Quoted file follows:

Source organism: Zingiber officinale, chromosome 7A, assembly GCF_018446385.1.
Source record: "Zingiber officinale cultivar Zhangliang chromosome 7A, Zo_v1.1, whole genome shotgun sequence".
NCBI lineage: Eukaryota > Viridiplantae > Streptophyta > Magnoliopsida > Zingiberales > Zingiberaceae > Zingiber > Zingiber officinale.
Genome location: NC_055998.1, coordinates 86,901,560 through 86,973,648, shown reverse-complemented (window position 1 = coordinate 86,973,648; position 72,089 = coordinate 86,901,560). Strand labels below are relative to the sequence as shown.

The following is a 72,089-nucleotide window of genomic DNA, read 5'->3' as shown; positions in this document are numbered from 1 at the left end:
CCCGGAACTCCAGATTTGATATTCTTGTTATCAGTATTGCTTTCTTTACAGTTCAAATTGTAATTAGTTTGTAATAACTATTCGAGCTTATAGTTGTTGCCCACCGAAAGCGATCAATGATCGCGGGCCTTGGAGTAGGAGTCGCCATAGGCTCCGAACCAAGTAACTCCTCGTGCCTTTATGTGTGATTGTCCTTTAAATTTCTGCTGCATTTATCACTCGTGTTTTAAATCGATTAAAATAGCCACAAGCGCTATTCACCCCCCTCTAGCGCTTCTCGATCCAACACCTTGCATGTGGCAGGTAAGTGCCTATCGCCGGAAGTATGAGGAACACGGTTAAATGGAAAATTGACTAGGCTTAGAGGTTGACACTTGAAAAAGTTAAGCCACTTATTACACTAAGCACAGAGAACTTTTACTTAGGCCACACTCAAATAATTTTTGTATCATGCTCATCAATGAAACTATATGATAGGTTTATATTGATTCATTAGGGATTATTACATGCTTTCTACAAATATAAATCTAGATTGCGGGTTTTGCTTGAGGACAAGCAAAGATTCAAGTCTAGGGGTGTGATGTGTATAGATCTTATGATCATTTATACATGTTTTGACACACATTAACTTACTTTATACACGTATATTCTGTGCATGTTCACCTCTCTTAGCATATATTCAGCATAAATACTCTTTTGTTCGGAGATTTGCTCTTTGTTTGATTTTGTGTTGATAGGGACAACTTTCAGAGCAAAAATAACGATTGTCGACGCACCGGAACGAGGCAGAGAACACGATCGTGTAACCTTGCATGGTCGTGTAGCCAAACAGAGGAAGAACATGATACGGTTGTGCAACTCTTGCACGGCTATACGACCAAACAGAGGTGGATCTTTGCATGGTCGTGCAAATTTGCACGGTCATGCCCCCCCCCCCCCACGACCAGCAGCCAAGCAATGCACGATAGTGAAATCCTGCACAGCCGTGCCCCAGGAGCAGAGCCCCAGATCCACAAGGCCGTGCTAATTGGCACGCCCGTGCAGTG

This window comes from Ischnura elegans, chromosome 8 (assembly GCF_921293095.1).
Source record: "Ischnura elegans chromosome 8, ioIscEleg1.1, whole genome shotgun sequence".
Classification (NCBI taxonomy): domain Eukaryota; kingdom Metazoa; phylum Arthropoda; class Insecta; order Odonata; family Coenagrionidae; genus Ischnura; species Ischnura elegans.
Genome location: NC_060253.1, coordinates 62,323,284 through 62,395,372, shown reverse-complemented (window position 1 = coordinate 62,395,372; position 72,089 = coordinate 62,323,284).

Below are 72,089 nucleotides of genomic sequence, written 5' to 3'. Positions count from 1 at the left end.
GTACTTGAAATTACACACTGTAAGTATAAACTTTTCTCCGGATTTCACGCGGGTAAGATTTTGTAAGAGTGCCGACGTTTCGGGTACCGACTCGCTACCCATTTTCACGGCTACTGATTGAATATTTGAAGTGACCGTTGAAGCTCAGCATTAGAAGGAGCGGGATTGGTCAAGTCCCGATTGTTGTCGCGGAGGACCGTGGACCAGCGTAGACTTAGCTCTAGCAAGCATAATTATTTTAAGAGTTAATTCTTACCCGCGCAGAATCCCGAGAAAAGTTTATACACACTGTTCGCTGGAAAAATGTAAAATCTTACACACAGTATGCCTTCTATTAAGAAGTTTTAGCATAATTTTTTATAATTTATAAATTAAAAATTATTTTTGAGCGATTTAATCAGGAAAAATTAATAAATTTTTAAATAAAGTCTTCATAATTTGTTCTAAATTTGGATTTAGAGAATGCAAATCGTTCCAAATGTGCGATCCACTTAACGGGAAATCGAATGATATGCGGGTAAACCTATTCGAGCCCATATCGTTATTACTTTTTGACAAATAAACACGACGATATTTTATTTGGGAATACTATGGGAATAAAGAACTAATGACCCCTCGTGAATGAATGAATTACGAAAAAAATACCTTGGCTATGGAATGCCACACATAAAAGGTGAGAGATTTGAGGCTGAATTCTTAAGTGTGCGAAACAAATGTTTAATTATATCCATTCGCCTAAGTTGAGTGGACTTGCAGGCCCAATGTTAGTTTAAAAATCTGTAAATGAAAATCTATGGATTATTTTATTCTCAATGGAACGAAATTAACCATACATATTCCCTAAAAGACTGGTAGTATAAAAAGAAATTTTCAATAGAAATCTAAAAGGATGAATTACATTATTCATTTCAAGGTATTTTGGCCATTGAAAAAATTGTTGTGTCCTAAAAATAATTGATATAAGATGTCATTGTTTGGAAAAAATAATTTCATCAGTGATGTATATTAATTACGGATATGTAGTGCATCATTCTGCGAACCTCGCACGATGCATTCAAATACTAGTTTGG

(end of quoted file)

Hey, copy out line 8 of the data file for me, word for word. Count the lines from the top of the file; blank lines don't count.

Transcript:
Source record: "Ischnura elegans chromosome 8, ioIscEleg1.1, whole genome shotgun sequence".